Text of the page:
Facebook wants to sway your purchases — but not your politics

Mark Zuckerberg is under pressure to explain Facebook's role in the 2016 presidential election. The CEO downplayed the impact on its users, but if Facebook's ads can influence purchase decisions, as it claims, why wouldn't the site similarly influence people's politics?

By Matt Kapko
Nov. 16, 2016

Facebook introduced new controls to flag fake news and admits there is more it can do to this end, but "identifying the truth is complicated," Zuckerberg wrote. "While some hoaxes can be completely debunked, a greater amount of content, including from mainstream sources, often gets the basic idea right but some details wrong or omitted."

Facebook can't have it both ways

Facebook's reluctance to identify itself as a media company has built for the past few years, as its influence grew accordingly. However, Zuckerberg sang a different tune as late as 2013 when the company introduced a News Feed redesign that aimed to reposition Facebook as a legitimate news source. "What we're trying to do is give everyone in the world the best newspaper we can," he said at Facebook headquarters, according to a ClickZ.com report. "We think there's a really important place for a personalized newspaper like this."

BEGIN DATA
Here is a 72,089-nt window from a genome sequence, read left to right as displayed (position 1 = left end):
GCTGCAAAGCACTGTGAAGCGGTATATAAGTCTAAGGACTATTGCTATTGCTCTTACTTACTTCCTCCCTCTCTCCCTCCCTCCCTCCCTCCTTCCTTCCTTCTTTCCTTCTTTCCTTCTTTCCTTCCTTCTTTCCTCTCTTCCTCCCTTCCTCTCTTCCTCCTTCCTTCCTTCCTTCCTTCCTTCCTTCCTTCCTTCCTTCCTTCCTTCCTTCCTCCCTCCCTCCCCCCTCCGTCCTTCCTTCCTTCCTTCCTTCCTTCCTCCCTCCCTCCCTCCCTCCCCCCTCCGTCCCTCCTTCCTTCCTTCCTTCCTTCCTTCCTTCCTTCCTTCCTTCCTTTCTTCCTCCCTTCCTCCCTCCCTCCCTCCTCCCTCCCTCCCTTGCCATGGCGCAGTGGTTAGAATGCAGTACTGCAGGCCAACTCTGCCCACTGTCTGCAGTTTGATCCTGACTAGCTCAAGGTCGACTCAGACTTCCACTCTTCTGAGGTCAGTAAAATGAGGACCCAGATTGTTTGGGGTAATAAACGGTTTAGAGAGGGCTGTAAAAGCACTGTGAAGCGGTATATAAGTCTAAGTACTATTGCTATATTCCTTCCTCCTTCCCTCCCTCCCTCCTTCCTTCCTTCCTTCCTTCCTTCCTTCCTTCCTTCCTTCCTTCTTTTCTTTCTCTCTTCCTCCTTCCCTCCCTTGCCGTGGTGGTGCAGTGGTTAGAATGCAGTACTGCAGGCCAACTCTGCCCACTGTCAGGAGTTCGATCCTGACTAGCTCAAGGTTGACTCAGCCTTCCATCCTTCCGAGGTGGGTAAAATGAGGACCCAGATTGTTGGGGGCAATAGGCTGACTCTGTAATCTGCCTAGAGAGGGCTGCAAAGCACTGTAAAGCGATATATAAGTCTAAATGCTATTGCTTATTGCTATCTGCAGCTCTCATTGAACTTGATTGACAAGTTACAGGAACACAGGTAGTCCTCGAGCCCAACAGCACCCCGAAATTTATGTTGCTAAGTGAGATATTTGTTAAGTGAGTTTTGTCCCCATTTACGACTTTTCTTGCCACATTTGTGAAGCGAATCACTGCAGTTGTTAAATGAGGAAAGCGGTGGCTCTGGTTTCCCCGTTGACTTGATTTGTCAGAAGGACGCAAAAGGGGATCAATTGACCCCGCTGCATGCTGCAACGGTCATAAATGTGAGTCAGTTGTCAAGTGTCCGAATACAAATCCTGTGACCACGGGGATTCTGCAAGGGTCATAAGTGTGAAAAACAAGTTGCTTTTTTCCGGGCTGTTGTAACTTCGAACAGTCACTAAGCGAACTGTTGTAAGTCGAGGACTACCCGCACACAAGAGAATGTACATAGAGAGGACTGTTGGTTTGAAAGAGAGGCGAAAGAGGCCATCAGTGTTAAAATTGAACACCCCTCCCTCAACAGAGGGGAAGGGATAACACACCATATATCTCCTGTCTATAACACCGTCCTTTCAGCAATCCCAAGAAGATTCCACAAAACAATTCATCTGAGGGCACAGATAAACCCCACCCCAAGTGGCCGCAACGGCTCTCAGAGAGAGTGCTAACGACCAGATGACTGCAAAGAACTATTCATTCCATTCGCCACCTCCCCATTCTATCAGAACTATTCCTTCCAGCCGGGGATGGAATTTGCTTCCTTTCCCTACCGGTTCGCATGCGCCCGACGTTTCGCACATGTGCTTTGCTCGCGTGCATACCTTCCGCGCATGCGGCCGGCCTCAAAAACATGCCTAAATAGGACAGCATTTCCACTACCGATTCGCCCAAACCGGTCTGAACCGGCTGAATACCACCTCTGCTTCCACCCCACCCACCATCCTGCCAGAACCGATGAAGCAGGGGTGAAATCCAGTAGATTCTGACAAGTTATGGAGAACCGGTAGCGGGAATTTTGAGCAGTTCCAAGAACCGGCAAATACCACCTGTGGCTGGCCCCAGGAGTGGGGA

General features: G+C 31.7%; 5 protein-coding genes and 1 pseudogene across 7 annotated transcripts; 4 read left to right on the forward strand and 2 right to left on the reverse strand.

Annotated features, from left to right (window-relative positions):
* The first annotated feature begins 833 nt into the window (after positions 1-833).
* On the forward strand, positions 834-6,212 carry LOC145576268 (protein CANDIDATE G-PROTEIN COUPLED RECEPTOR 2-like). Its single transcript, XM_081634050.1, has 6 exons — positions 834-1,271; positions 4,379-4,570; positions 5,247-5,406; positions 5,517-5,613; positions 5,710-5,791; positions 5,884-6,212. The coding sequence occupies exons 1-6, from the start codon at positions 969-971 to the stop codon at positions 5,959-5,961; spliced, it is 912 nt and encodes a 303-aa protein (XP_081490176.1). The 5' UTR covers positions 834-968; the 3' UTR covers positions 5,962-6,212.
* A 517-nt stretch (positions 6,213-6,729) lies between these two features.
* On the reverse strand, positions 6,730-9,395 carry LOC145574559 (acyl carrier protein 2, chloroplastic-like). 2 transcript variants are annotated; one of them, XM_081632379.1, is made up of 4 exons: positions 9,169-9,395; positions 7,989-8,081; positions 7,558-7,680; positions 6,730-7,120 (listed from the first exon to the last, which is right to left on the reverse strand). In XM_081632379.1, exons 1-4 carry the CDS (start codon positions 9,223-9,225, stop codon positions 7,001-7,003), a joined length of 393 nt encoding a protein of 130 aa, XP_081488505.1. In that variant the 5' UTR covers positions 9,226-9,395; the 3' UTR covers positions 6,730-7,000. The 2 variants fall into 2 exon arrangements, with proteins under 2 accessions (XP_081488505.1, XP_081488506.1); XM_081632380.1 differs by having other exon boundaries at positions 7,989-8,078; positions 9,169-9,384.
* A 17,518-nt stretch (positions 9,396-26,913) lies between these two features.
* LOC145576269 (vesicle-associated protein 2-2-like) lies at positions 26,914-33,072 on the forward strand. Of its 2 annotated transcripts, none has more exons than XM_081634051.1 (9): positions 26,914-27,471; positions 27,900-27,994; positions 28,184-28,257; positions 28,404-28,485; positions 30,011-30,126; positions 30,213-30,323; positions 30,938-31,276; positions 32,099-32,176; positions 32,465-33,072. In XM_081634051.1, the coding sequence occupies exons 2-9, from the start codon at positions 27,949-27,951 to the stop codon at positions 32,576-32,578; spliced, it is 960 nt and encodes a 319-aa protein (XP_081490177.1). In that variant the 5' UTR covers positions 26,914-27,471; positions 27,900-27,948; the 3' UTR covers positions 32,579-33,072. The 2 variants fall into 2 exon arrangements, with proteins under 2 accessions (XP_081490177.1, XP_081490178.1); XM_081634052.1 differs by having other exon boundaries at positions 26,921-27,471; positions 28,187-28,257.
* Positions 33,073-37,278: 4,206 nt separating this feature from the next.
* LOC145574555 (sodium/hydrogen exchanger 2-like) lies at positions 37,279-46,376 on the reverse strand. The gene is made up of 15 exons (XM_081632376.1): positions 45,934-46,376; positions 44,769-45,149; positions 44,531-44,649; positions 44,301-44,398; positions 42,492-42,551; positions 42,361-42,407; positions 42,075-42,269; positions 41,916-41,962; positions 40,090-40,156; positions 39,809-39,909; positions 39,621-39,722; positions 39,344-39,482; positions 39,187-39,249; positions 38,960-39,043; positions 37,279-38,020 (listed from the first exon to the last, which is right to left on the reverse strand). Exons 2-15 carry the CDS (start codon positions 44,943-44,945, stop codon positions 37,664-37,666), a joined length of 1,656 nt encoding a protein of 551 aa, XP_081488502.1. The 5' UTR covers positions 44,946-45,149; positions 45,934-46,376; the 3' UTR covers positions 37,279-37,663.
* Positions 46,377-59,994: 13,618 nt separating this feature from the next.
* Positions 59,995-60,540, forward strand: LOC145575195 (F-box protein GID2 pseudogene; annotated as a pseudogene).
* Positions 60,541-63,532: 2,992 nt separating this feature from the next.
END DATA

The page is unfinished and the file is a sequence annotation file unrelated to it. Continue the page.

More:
One of Facebook's greatest strengths is its capability to connect people and present them with relevant content using its proprietary algorithm. Zuckerberg and his team must now defend the very veracity of the content it distributes while downplaying its significance on culture and politics.

Ultimately, Facebook is not responsible for the outcome of a presidential election — that duty goes to the electorate — but it's a stretch to suggest the company has no significant influence on its users' opinions.

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